Being a multi-mission partner church

When describing our church family at First Baptist Pensacola, I usually tell folks that we are a “multi-mission partner, multi-worship service, and multi-generational congregation.”

 Each of those “multi” dimensions presents a unique set of dynamics. Offering multiple worship services means that we need to be intentional about being one church with multiple styles and opportunities for worship. Being a multi-generational congregation means that we are attempting to equip and minister to different age groups with each group being of equal importance.  Being a congregation with multiple mission partners requires a new level of networking that demands discernment from both the ministry staff and congregational leadership.

 I am especially interested in the proliferation of missional partnerships in recent years and the specific challenges and opportunities that proliferation presents.  Multiple mission partnerships seem to be the new norm among many churches, and especially churches who network with the Cooperative Baptist Fellowship.  A quick survey of the list of CBF churches indicates that far fewer than 10% are exclusively identified with CBF.  Over 90% of churches who partner with CBF are networking with multiple mission partners, and the vast majority are supportive of missions through both CBF andSBC.

Is it worth the hassle of additional meetings and extended conversations to develop a missions portfolio that supports these multiple missional partners? A growing number of Baptist churches are re-visioning what it means to be “cooperative” and reconsidering exactly who needs to be in our portfolio of partnerships.

The concept of multiple mission partnerships is not a new reality, just an expanded one. All of the Baptist churches I served early in my ministry had multiple mission partners.  Back then, however, the largest portion of a Baptist church’s mission budget went to one central clearinghouse called the Cooperative Program.  Partners receiving additional mission gifts included the local Baptist association, the Baptist Children’s Home, campus ministry organizations, the Gideons, and the American Bible Society, only to name a few.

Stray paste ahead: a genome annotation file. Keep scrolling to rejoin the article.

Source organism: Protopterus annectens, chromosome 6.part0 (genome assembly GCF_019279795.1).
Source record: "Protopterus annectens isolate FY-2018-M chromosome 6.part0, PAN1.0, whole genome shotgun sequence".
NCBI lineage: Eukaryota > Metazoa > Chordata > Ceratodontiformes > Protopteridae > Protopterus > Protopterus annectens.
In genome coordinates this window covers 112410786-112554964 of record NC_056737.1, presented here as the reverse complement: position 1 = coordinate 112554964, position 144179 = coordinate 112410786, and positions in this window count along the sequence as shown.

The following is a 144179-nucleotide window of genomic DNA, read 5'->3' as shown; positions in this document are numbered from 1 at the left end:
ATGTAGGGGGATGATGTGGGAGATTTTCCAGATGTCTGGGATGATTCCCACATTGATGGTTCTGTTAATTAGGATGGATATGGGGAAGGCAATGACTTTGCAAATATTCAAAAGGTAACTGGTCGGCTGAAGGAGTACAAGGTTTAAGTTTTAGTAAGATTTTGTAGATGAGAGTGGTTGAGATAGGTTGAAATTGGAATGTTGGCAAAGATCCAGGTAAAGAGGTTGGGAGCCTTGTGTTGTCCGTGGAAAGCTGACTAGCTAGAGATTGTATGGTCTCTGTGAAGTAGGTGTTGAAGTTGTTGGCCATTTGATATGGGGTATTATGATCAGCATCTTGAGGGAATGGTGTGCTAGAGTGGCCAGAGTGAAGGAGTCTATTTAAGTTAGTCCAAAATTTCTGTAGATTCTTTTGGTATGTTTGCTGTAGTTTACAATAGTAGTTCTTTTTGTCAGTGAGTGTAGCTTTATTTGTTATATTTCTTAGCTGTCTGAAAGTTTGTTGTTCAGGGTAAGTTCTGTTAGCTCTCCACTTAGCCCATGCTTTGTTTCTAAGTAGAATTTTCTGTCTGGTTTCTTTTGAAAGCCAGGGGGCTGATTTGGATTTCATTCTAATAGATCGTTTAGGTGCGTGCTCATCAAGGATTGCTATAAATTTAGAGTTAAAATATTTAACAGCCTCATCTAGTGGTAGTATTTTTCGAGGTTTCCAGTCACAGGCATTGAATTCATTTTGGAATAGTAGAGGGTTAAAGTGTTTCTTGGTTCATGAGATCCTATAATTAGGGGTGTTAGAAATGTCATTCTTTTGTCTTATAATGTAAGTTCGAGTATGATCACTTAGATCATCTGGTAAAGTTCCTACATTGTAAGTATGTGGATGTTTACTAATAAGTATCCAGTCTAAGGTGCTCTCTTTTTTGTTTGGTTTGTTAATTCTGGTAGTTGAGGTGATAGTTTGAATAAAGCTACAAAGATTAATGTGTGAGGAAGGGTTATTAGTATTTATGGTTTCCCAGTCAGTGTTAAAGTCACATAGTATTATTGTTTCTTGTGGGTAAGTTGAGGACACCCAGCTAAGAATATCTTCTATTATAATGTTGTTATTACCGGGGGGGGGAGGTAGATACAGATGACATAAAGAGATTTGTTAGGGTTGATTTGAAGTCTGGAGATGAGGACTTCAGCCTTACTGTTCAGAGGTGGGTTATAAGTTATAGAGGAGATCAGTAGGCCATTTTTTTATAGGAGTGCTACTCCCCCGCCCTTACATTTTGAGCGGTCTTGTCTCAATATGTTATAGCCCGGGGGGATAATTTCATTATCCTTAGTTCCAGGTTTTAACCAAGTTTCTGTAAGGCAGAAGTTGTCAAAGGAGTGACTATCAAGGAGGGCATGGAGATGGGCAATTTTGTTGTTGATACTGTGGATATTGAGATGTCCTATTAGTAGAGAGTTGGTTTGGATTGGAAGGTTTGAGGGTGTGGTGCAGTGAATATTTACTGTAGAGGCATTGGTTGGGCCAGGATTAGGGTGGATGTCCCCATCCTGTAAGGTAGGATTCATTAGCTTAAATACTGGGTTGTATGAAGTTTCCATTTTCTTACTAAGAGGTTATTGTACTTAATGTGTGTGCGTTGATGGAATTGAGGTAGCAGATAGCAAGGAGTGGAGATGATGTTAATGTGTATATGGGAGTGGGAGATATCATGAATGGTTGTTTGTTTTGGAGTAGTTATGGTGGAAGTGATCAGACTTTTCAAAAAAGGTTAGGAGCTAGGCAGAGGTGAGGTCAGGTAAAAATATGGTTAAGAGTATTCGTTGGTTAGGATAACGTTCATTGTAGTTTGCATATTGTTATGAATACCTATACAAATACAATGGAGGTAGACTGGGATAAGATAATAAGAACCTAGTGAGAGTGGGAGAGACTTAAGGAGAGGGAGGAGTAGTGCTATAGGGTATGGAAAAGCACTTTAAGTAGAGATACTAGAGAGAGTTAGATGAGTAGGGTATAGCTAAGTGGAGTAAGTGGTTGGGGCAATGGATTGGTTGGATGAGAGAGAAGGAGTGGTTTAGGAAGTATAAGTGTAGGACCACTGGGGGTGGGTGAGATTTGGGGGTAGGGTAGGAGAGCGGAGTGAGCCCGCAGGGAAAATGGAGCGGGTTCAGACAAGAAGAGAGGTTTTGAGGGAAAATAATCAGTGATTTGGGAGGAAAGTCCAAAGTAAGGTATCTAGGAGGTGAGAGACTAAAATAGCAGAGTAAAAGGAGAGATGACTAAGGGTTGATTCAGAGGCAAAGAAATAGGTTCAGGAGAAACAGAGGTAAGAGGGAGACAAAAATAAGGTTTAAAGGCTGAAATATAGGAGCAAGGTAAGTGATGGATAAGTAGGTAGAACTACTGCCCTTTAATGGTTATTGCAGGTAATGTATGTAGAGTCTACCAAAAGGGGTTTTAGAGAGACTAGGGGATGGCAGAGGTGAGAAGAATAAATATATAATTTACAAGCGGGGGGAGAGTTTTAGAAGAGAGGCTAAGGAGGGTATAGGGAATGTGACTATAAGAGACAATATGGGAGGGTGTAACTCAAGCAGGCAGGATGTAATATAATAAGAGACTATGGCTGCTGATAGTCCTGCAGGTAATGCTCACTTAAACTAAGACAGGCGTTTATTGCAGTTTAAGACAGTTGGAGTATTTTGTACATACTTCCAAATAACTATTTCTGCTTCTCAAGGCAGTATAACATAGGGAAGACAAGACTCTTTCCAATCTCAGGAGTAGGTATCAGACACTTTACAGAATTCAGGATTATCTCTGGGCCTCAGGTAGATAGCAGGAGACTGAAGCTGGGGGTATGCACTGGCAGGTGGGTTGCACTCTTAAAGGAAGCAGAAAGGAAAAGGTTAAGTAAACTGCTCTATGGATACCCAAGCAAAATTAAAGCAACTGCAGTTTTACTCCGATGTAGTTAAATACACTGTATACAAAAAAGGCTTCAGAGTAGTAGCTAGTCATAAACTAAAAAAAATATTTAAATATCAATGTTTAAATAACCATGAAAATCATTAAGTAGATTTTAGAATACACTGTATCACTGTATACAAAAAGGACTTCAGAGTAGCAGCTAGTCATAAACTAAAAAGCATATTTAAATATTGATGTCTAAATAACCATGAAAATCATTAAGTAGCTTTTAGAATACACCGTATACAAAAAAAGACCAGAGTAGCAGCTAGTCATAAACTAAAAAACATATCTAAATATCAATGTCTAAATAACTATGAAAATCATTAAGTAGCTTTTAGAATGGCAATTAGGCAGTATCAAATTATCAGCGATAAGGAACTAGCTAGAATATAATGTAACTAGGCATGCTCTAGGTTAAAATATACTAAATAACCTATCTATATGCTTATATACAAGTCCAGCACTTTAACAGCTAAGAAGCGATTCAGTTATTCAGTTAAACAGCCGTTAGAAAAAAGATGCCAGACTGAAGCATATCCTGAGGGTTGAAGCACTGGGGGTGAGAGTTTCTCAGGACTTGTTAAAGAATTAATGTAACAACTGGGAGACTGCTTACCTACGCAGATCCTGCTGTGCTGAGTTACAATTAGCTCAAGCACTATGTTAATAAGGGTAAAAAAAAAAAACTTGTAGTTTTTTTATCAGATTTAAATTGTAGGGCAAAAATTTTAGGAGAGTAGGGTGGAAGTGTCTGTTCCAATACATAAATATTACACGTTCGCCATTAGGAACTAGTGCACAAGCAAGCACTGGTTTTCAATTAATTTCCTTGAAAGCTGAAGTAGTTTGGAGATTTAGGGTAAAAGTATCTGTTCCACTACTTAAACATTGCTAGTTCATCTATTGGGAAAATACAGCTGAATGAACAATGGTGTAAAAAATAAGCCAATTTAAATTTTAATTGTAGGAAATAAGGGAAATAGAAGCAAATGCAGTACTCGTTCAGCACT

Across the years, the number of partners requesting to be in the church’s missional budget has grown dramatically.  I have observed at least four reasons for that increase:

1. The number of missional organizations, institutions, and societies has grown exponentially.

2. The Cooperative Program has undergone a significant process of reallocation.  A majority of Baptists continue to contribute to this unified portfolio, but the included entities and the leadership of those entities have been re-aligned. Agencies that were important to many Baptists were defunded.  For example, for many years the Baptist WorldAlliancewas included in the Cooperative Program budget.  A few years ago theBWAwas eliminated from the unified portfolio, but not without considerable dissent.  Therefore, those churches who choose to send missional support to theBWAmust do so through an additional partnership. This is one of many examples of reallocation.